Bear Brand also opened a plant in Siloam Springs in 1951, followed by factories in Bentonville in 1962 and Rogers in 1968. The 1960s saw Bear Brand’s focus shift to production of women’s pantyhose, making Northwest Arkansas a leader in the pantyhose industry. In 1970, Fayetteville hosted Bear Brand’s annual national sales meeting. Held at the Holiday Inn, the convention featured a “psychadelic, choreographed fashion show” which stressed the “hosiery needs of the liberated woman.” New hosiery styles shown included “those for the woman with a generous figure, thigh-high styles for future fashion in longuette (mid-length) dresses, an over-the-calf style for wearing with pants suits, styles for the young or early teen petite figure, and a nude pantyhose with only the waistband unconcealed.” (Northwest Arkansas Times, June 3, 1970)

The Siloam Springs Bear Brand factory closed in 1975 and the Rogers plant in 1976, with the Bentonville and Fayetteville operations soon to follow.

Donated by David Quin

This teddy bear was a marketing item for Bear Brand Hosiery Company. Founded in Chicago in 1893 as Paramount Knitting Company, the name was changed to Bear Brand in 1922. At first the company specialized in factory-made fleece-lined men’s socks, later branching out to include stockings for women and casual socks for the whole family.

In 1951, Bear Brand Hosiery opened a factory in south Fayetteville (the present-day location of the Arkansas Research and Technology Park on Cato Springs Road). According to an article in the Northwest Arkansas Times (April 10, 1951), the new plant boasted 280 knitting machines, “hundreds of windows which afford proper lighting,” a special ventilation system, and an employee cafeteria. The knitting machines were to be run on a double shift, yielding an output of 2500 pairs of socks per day. At its full operation, Bear Brand anticipated putting 150 local people to work.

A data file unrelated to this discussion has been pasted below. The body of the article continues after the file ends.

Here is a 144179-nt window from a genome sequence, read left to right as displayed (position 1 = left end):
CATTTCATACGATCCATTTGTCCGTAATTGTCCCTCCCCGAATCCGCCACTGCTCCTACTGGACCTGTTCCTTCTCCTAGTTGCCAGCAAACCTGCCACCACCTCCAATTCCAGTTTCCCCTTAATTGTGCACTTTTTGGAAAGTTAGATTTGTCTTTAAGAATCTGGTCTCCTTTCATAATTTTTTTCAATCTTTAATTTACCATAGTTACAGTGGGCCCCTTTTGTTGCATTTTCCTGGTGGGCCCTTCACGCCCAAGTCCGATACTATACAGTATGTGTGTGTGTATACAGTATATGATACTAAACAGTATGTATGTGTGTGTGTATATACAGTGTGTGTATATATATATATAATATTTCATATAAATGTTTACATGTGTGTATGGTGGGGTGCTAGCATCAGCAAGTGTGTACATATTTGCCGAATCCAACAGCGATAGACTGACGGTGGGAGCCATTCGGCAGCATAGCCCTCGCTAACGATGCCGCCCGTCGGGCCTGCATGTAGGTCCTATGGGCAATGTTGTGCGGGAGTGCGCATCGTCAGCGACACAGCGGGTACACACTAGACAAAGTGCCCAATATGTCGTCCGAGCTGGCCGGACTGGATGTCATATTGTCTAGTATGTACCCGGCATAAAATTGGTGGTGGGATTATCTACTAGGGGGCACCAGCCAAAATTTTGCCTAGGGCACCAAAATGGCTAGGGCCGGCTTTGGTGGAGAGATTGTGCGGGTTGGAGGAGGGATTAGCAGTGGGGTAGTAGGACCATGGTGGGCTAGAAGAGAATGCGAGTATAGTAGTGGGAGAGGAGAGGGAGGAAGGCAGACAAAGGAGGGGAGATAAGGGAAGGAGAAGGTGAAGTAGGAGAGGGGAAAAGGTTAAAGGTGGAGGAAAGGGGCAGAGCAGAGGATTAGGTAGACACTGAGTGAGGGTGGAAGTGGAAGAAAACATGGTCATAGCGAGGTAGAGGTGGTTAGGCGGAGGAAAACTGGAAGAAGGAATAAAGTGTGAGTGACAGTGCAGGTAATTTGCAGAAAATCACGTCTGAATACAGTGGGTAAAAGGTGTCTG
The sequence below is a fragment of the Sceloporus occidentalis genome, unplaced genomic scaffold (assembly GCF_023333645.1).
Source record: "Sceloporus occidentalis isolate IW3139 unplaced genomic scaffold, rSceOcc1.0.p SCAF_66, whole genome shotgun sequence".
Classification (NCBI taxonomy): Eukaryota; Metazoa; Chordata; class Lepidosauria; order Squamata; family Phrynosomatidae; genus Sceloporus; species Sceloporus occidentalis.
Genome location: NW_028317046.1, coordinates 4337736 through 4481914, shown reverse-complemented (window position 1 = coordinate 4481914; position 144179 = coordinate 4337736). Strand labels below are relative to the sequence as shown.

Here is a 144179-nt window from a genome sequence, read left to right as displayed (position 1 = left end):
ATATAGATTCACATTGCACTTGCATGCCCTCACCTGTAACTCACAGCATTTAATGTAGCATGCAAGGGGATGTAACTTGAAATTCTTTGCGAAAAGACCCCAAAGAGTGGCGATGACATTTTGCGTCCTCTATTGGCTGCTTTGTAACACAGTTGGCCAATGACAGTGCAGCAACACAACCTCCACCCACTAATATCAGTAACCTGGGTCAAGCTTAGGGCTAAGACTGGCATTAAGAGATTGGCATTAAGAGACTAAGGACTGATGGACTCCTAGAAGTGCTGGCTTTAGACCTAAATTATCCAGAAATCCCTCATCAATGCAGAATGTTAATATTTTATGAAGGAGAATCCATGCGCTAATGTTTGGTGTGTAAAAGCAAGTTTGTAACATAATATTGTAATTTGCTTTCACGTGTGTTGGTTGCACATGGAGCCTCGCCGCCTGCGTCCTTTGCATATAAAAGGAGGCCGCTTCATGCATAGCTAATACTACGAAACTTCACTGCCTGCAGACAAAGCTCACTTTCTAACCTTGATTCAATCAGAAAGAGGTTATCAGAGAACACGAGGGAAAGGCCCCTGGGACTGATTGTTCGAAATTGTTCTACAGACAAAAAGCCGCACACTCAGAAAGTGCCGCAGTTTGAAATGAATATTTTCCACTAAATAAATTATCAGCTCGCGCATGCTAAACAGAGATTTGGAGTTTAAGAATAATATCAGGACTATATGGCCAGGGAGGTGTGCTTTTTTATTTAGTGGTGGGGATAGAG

Bear Brand also opened a plant in Siloam Springs in 1951, followed by factories in Bentonville in 1962 and Rogers in 1968. The 1960s saw Bear Brand’s focus shift to production of women’s pantyhose, making Northwest Arkansas a leader in the pantyhose industry. In 1970, Fayetteville hosted Bear Brand’s annual national sales meeting. Held at the Holiday Inn, the convention featured a “psychadelic, choreographed fashion show” which stressed the “hosiery needs of the liberated woman.” New hosiery styles shown included “those for the woman with a generous figure, thigh-high styles for future fashion in longuette (mid-length) dresses, an over-the-calf style for wearing with pants suits, styles for the young or early teen petite figure, and a nude pantyhose with only the waistband unconcealed.” (Northwest Arkansas Times, June 3, 1970)

The Siloam Springs Bear Brand factory closed in 1975 and the Rogers plant in 1976, with the Bentonville and Fayetteville operations soon to follow.

World War I Poster

World War I poster from FranceDonated by Lonnie Walker

The 1918 World War I poster from France was discovered in a trunk in an old hotel in Eureka Springs (Carroll County). The trunk, which contained posters, army manuals, maps, and letters, had belonged to 1st Lt. John Harold Lawson (1897-1966), who served with the Illinois 123rd Field Artillery 33rd Division during World War I. Following the war,Lawson returned to his hometown of Kewanee, Illinois, where he lived with his mother while attending college. From 1938 to 1960 he and his wife, Leora, lived in Topeka, Kansas, where he worked as an accountant for Kansas Power and Light Company. Both John and Leora Lawson are buried in the Eureka Springs Cemetery.

The “Union of French Associations Against Enemy Propaganda” commissioned French artist Maurice Neumont to create the artwork. Neumont depicts a soldier wearing a gas mask standing on a war-torn field. Behind him in a cloud of smoke is the phrase, “They Shall Not Pass! 1914–1918.” At the bottom of the poster is a message from the soldier, who is speaking to French civilians. It reads,

Twice I have held and won on the Marne,
Civilian, my brother,
The underhanded offensive of the “white peace” will assault you in your turn,
Like me, you must hold and win, be strong and shrewd,
Beware of German hypocrisy.

The soldier refers to two battles that were waged along the Marne River in France; both were Allied victories over the German armies. “White Peace” is a term used to describe a settlement where nations agree to cease fighting, with no annexations or reparations exchanged. The implyed message of the poster is that, for France, true peace can only come with victory.

Donated by Lonnie Walker